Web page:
With the province looking to trim expenses and potentially download some of those to municipalities, the budget update for Ponoka County painted a picture that shows everyone is hurting.
At the Oct. 22 meeting, CAO Charlie Cutforth presented the latest budget figures to council.
The county has taken in about $25.9 million in taxes, which is down $300,000 from what was outlined in the budget.
Cutforth stated the lower number comes primarily from the province’s 35 per cent rollback on taxes for shallow gas producers, to the tune of $476,000 in refunds for 2019.
“Although, the county is still in reasonable shape as the school requisition expense will be lowered by that same amount by the end of this year,” he said.
“Our revenue side is still very strong.”
Another fact that demonstrates that residents are facing tough economic times is that penalties for not paying taxes has reached over $436,000.
“The budget was $200,000 like a normal year, but this is substantially higher,” added Cutforth.
On the positive side of the revenue, not catching some accrued investment interest earnings has seen the county get an unexpected $133,000 more than the $200,000 it had budgeted.
Yet another surprise, especially given the energy climate, was the $252,000 in revenue received from drilling permits, even though the county has budgeted $300,000 for 2019.
Meanwhile, the sale of an extra grader has helped increase that revenue line to almost $1.45 million and water access permits have taken in $274,000 — an additional $208,000 over budget.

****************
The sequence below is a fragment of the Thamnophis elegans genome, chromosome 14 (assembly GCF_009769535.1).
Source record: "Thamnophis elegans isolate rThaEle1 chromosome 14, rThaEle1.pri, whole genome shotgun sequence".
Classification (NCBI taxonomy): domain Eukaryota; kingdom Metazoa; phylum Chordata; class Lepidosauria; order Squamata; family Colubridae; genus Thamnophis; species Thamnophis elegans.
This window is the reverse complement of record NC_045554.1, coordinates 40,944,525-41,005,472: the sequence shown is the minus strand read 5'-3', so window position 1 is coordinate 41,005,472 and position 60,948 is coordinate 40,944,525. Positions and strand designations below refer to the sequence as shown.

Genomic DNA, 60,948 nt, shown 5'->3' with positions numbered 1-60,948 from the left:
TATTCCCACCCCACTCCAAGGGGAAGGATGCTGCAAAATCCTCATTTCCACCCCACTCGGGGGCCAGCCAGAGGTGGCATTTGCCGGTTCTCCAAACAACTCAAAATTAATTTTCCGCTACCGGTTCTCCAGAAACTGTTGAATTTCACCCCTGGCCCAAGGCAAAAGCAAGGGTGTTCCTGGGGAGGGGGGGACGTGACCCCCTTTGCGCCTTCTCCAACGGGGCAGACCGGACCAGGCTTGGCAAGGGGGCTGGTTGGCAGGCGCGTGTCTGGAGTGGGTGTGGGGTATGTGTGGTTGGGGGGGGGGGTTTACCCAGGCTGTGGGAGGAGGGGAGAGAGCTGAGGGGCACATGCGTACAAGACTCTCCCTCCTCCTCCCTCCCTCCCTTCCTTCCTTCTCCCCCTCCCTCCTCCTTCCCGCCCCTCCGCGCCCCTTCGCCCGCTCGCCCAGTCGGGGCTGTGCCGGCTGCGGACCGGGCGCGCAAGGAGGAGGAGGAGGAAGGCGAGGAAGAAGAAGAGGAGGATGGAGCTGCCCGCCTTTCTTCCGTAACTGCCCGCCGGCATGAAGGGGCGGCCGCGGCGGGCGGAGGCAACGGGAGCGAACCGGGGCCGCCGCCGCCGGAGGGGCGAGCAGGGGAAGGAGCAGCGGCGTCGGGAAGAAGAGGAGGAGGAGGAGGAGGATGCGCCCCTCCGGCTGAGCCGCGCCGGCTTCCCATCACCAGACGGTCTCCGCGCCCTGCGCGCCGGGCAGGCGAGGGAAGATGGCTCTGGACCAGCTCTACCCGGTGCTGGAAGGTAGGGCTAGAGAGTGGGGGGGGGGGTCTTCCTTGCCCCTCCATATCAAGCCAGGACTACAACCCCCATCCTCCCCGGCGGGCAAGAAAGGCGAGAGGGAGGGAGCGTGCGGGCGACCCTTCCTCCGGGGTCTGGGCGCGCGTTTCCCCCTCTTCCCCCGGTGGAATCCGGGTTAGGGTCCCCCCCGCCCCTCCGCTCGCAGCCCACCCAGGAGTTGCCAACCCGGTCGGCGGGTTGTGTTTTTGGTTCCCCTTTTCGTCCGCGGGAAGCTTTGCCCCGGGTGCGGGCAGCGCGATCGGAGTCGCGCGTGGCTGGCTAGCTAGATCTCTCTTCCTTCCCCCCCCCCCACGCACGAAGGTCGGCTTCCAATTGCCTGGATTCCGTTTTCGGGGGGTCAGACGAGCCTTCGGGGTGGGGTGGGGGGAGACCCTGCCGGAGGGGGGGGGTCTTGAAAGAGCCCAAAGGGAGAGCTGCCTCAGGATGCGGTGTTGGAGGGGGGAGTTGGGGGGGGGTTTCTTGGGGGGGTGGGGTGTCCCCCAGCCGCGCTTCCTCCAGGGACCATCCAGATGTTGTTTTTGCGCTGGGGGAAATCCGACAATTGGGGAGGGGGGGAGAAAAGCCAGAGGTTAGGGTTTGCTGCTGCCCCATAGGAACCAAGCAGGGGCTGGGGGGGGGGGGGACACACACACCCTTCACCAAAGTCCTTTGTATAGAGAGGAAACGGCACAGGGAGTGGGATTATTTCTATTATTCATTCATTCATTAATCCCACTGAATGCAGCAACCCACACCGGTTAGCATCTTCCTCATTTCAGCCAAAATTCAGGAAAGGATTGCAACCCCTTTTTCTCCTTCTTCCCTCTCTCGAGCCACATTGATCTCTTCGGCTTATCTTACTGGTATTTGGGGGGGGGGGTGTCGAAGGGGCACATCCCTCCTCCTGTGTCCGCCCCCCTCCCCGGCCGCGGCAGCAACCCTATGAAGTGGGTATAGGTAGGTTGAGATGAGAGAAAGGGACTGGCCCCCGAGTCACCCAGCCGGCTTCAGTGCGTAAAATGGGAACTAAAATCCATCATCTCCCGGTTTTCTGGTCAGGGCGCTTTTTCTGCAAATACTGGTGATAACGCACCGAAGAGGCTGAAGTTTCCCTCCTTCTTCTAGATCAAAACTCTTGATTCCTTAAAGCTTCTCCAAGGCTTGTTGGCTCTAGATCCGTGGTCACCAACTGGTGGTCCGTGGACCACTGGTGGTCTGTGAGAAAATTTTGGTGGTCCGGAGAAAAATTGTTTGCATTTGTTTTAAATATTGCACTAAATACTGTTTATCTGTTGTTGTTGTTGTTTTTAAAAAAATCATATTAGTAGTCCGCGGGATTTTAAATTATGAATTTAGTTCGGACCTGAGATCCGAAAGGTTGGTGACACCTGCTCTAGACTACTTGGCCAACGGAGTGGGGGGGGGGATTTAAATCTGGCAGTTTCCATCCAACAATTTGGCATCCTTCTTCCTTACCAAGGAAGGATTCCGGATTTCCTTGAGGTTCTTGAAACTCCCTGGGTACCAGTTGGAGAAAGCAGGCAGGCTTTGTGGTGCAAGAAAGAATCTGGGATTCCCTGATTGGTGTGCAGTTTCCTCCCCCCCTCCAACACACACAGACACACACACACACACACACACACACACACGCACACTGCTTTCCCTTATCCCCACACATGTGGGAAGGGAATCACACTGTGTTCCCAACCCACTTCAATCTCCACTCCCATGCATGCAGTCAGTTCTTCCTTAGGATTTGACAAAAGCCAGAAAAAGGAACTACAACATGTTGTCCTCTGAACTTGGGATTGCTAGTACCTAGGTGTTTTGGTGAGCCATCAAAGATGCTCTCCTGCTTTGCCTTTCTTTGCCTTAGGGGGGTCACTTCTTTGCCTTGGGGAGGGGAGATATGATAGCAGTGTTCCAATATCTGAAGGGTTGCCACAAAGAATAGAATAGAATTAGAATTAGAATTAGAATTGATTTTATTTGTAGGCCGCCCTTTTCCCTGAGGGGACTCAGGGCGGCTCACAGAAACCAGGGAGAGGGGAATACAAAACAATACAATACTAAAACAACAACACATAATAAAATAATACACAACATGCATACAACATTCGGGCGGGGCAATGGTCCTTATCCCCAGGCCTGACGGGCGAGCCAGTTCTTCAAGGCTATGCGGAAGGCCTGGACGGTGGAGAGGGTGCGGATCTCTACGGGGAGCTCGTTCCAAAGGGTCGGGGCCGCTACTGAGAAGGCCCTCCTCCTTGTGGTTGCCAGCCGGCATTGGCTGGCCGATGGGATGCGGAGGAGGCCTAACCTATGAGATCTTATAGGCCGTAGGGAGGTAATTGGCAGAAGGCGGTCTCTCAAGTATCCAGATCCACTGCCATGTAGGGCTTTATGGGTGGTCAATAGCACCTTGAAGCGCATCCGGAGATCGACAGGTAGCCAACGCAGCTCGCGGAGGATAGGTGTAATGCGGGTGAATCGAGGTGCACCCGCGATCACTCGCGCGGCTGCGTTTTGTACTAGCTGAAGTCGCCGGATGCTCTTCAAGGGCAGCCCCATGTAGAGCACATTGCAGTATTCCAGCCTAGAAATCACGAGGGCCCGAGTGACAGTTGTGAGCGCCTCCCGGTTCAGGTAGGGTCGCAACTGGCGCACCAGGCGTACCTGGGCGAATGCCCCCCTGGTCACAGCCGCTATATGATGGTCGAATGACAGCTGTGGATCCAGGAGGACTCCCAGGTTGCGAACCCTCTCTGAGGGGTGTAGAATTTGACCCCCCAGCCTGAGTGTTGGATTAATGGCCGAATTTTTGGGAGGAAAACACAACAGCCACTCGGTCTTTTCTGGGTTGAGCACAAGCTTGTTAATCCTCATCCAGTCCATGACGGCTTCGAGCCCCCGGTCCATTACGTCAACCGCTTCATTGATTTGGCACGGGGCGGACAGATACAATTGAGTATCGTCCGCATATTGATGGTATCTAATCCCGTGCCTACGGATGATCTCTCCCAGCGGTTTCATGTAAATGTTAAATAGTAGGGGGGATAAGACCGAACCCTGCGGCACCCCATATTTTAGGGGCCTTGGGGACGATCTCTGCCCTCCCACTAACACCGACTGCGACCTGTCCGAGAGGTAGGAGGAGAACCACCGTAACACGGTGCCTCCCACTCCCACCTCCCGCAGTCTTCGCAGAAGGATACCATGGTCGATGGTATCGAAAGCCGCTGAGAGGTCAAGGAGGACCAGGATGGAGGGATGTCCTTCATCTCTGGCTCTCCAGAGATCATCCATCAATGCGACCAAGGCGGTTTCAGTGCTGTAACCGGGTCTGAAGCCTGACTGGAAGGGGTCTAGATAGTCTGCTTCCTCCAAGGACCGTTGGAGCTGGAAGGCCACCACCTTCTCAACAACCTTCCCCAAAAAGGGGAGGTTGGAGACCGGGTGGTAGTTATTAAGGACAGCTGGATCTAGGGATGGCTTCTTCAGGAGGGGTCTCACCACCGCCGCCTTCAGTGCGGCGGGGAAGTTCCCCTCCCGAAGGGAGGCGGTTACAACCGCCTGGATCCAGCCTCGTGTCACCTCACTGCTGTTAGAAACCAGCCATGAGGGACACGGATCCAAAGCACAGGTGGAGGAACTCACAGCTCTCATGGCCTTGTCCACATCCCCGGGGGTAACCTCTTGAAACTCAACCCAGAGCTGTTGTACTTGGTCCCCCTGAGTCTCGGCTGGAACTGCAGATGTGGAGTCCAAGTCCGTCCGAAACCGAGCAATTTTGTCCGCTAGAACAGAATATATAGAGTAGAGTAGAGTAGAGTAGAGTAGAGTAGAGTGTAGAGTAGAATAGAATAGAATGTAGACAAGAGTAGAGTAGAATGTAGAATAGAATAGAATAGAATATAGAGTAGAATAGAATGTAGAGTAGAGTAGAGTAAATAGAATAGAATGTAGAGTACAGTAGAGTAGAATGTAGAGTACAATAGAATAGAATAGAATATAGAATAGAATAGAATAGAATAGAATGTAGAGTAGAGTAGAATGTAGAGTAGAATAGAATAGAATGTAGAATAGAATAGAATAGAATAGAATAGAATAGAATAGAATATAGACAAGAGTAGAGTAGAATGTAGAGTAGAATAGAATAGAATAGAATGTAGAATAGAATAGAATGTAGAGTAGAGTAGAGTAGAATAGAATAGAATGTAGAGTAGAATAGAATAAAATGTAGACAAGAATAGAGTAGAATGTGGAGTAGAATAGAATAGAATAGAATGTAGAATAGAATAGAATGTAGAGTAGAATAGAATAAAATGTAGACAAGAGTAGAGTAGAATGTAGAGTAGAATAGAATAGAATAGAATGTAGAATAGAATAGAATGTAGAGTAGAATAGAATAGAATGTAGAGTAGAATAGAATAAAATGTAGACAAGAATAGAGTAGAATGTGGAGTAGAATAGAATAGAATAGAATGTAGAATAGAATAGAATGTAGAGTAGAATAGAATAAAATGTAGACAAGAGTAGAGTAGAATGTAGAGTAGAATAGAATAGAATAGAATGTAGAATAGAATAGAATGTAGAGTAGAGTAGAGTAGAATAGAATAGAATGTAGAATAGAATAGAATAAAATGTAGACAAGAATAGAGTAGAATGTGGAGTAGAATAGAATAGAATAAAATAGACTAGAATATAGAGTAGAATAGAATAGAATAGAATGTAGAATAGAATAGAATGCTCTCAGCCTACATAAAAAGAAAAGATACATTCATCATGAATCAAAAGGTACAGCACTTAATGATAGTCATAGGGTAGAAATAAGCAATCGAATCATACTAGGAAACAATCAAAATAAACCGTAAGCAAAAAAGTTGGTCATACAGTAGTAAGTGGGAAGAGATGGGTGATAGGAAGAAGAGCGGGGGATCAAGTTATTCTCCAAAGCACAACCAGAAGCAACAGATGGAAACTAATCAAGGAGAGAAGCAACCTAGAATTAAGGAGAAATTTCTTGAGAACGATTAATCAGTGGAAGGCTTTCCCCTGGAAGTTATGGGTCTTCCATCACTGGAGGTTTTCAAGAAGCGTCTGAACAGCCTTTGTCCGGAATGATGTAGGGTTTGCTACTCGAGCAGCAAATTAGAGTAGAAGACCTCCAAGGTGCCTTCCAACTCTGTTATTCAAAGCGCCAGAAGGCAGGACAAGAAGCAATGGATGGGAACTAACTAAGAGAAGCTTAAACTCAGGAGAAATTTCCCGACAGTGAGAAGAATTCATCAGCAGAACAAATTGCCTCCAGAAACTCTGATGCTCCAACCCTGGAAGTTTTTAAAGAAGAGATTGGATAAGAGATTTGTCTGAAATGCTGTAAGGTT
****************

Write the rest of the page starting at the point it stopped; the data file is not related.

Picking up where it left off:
The county has also netted about $185,000 from the Alberta Recycling Management Agency through its deal with National Tire Recycling, another $26,000 for custom road calcium work and is set to receive about $1.1 million in a gas tax rebate — nearly double what was anticipated.
As for the other side of the ledger, Ponoka County is on track to meet budget targets on most line items and even save a few dollars on some others.
Donations to the community sit at about $1.18 million on a budget of close to $1.49 million, while public works parts and repairs as well as contract brushing are lower than expected. The respective items were budgeted at $240,000 and $200,000, but are presently sitting at $107,000 and $91,000.
Road oiling is also down substantially at about $1.15 million compared to the budgeted figure of $1.6 million, while local road construction will be considerably lower than its $3.2 million budget as it currently sits at about $1.5 million.
That’s not to say the county hasn’t taken a few hits on expenditures.
A new mapping plotter lifted the administration general services budget past its $35,000 limit by $16,000.
Legal fees and settlements has ballooned past the $75,000 budget, presently at around $82,000.
Cutforth explained that the action pending from the Ponoka Right to Farm group combined with the legal work done on the McKelvie gravel pit land use application has eaten up nearly all of that money.
“If you add in the most recent $75,000 payment, that puts us over $150,000 and I expect that to reach $200,000 by the end of the year,” he noted.
Lastly, contract assessment services jumped to $109,000 from the budgeted $40,000 following a decision by the provincial government to conduct the linear as well as the maintenance and equipment assessments for energy operations. However, despite the county thinking they might see some savings, the province nearly tripled the amount it charges counties for the linear assessment to make up the difference in their own contracting costs.